From this week’s Galway City Tribune – The daytime voice of Big O Taxis is celebrating four decades in the role – and she has no plans to hang up her headset any time soon.
Roisin Freeney decided to seek a job after staying at home to mind her three children for over a decade. It was 1981 when she saw an advert in the Connacht Sentinel for a dispatch operator.
The native of Derry recalls that the queue for the job wound its way past Monroe’s Tavern from the taxi office on Dominick Street.
“There was a great shortage of work back then. I nearly had a heart attack when I saw the line of people. My then husband who was giving me a lift in never thought I’d get the job, he was driving on past and I said, let me off.
“I got it because I worked as a telephonist in the telephone exchange in Derry. But I was terrified starting off because I hadn’t been in the work system for so long.”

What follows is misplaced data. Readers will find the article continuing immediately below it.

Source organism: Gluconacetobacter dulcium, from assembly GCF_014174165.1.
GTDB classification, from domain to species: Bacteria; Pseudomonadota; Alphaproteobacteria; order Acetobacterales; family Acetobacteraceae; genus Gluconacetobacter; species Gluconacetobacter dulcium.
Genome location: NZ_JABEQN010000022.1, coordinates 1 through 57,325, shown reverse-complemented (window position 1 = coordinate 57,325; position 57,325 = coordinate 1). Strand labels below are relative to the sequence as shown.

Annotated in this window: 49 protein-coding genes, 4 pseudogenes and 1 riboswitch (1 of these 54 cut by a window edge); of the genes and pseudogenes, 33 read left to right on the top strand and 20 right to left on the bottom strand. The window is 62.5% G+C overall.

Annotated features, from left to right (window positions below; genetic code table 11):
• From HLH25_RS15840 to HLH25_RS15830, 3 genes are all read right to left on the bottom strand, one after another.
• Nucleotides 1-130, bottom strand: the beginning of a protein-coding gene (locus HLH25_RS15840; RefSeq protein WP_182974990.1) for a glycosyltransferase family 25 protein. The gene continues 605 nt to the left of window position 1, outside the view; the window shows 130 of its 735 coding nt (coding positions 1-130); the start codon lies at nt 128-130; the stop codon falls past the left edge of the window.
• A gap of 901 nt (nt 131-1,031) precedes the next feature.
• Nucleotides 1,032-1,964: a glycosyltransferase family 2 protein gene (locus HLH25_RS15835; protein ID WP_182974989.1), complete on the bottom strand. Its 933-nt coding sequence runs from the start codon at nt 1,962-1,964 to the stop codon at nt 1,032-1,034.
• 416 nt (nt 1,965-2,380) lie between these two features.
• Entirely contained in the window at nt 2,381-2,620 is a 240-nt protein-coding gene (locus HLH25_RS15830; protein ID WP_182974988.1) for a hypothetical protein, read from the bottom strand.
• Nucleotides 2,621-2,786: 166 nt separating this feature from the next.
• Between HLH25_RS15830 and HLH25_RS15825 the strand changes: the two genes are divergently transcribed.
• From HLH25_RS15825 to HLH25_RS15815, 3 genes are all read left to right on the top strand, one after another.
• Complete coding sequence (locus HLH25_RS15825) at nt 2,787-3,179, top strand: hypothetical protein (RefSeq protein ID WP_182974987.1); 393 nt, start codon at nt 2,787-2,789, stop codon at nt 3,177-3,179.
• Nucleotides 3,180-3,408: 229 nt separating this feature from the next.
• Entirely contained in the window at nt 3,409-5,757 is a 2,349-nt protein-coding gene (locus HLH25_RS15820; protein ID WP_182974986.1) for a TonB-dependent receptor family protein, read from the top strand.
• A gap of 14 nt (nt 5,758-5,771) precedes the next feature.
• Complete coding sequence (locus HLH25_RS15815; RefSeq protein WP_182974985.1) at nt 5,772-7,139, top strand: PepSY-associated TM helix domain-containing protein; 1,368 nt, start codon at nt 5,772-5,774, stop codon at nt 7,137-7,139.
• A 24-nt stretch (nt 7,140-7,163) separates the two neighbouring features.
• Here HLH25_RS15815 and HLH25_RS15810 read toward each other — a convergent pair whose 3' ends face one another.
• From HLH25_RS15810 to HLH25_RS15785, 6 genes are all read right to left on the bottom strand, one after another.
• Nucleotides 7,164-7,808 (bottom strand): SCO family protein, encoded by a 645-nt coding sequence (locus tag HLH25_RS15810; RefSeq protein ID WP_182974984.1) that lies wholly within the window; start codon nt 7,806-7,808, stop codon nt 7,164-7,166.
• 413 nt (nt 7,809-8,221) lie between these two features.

Back then Big O Taxis had only 25 drivers and just a single line for the public to book a cab.
“We had an old two-way radio, you had to speak to the driver and everybody could listen in. It was easy to leave the button pressed when it shouldn’t be pressed. People heard things they shouldn’t have – that’s for sure,” laughs Roisin.
This is a shortened preview version of this article. To read the rest of Róisín’s story, see this week’s Galway City Tribune. You can buy a digital edition HERE.
Baby boom puts strain on Galway City secondary schools